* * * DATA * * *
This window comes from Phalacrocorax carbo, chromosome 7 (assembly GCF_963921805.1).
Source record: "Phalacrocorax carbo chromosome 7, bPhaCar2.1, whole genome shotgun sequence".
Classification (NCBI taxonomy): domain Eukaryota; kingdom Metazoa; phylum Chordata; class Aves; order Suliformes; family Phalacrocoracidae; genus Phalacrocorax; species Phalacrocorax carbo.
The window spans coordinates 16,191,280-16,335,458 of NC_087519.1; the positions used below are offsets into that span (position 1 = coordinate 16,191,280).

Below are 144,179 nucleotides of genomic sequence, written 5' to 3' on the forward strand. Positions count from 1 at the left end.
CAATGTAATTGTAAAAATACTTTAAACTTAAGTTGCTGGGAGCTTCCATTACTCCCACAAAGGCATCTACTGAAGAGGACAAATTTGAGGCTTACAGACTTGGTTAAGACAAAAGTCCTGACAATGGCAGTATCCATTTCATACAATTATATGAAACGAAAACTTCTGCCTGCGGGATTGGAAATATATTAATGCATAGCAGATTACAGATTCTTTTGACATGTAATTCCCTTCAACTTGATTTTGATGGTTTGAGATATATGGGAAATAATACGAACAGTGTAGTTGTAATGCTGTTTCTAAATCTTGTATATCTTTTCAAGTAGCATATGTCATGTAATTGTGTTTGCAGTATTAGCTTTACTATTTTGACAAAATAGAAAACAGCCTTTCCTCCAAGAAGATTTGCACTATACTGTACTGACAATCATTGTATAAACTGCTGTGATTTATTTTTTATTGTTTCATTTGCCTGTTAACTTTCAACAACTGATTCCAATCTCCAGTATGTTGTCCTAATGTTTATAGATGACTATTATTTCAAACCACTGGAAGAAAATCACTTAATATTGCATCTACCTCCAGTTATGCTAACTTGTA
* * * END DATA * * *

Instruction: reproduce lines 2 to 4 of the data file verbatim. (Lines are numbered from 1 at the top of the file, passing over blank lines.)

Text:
Source record: "Phalacrocorax carbo chromosome 7, bPhaCar2.1, whole genome shotgun sequence".
Classification (NCBI taxonomy): domain Eukaryota; kingdom Metazoa; phylum Chordata; class Aves; order Suliformes; family Phalacrocoracidae; genus Phalacrocorax; species Phalacrocorax carbo.
The window spans coordinates 16,191,280-16,335,458 of NC_087519.1; the positions used below are offsets into that span (position 1 = coordinate 16,191,280).